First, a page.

Creating during Lockdown
Here we are again.
New year, new lockdown, new... writer? Yes I'm taking over for Nathan today as he's caught up in the valiant efforts to keep our country running. Instead you've got me, Marcus, not as gifted with the pen (keyboard?) as your usual, but I'll sure give it a go!
Like many of you, I'm housebound and thumbs have near been twiddled to stumps. You would have thought that being a creative by nature, there was no end to the potential of what could be 'done' with a day, but after many months of career invalidation, isolation and lack of support, fatigue does begin to set in. There's only so many one-person projects that you can embark on! Now I don't mean for this post to be a drag, we've had enough negativity as it is, so instead I'm going to lay out below a few constructive ways that we as artists can continue to create, keep ourselves entertained and look after our mental health whilst we wait for the industry to recover. Because recover it will! If there's one thing that the entertainment industry has, it's resilience. Actors careers are built off of the back of rejection, with a "yes" often being interspersed by a few hundred "no's", and stories will always need tellers. So, with that as the wind in our sails lets embark on a quest to stay afloat. (Too many metaphors?)
1. Not everything is/should be a project.
If you're anything like me, you usually have several creative things on the go at the same time, and this might be an odd way to start a list about helping people create, but making sure you're not turning everything into your life into a creative outlet can sometimes be the key to focusing that energy. In addition to that, not every idea that comes into your head should be pursued. I'd recommend putting every idea somewhere, whether that's in a journal, word document, iPhone note or otherwise, because the act of writing down those thoughts helps your brain let go of them. By temporarily letting go, it encourages new ideas to come in and the distance allows you to more objectively review which ones are worthwhile when you come back to them.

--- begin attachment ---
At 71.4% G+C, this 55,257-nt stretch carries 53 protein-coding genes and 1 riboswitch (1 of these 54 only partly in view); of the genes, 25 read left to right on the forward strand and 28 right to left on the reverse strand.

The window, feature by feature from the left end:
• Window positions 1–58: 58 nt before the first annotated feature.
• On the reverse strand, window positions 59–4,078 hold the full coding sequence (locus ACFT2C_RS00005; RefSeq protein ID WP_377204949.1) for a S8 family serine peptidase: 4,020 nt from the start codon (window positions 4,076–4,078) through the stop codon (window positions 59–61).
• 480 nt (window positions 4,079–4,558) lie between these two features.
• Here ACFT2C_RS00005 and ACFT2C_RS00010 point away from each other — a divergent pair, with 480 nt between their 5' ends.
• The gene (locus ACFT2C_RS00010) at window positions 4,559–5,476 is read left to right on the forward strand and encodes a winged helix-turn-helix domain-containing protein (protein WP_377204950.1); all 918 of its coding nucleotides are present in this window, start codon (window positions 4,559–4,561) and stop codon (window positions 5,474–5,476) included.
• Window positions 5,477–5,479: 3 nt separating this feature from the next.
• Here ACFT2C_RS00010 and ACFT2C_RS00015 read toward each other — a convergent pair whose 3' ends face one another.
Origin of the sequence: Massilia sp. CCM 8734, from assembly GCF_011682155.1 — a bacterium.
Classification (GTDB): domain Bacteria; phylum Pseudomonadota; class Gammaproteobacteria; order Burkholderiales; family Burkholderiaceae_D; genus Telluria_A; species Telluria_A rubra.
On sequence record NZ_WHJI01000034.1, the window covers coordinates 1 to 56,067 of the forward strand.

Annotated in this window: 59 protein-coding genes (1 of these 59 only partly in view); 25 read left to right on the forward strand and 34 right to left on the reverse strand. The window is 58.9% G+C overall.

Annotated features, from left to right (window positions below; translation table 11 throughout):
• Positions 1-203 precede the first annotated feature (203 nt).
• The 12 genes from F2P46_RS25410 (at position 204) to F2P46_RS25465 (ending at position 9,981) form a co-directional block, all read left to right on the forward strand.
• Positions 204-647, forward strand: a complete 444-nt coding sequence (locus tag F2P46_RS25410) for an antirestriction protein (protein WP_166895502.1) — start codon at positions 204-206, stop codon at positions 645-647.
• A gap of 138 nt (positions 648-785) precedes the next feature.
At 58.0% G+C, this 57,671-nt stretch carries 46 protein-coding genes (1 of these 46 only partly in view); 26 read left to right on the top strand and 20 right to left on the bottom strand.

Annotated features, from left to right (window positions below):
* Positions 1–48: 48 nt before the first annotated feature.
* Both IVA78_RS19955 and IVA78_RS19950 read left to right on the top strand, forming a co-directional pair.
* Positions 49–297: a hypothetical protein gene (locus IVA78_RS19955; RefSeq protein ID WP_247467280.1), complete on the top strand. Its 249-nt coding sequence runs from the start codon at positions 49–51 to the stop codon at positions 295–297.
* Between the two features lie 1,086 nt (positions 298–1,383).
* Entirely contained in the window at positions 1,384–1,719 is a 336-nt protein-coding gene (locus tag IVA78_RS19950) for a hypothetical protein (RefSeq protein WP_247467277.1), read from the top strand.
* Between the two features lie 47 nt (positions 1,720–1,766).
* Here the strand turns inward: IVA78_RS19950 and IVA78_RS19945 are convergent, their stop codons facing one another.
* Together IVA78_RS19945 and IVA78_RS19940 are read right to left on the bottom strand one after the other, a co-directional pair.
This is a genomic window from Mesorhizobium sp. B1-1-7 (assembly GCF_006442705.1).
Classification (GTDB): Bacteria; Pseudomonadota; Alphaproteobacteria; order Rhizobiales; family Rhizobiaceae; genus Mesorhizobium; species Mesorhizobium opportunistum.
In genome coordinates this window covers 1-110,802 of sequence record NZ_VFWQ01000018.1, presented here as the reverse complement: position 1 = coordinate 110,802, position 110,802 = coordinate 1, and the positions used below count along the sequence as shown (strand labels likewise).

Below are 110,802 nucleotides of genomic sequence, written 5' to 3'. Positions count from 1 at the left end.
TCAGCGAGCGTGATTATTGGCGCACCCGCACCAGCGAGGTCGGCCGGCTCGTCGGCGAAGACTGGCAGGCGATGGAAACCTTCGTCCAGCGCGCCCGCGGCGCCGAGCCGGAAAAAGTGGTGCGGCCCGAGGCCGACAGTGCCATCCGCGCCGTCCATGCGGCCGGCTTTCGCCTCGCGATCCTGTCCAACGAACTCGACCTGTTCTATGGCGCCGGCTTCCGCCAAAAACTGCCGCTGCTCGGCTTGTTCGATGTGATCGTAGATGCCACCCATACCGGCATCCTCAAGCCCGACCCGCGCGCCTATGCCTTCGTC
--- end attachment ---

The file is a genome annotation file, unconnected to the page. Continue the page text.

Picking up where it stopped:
2. Finding inspiration
For others, new ideas are difficult to come by. Nathan already covered some pretty good points in his blog: 6 Ways to Get Over Writer's Block, but during lockdown we can find it pretty difficult to find things to inspire us. My solution? Forget new ideas, improve old ones! Try things you've always wanted to but never had the excuse. Similarly to the last point, if you've had ideas lying around that never saw the light of day, what can you do with them now you've had additional experience and have a bunch of time on your hands? And don't tell me you've got no previous work, because it simply isn't true. Even if it's an odd writing exercise about monsters on holiday hidden away in your year 2 primary school bookbag, I can guarantee that everyone has a creative project that can be used, improved on and serve as a source of inspiration. Not only will your younger self thank you, but whether its from 3 or 30 years ago there's always a great deal of satisfaction to upcycling or repurposing work that is authentically yours.
3. Staying motivated
One of the hardest things that lockdowns bring upon us is a feeling of helplessness and low mental health. There are already plenty of internet resources out there to aid with that, so I would recommend that before you try and create, you stop and take care of yourself first. Again I am guilty of burrowing into projects to distract myself from life's struggles and whilst it might provide some temporary relief it will contribute to that fatigue I was talking about earlier. It may feel patronizing but we have to be honest with ourselves. Have you done the basics today? Had enough sleep, eaten, drunk water etc. Like I said, there are already enough self-help resources for you to use, but it's important that before we attempt to create we are in a place that facilitates it.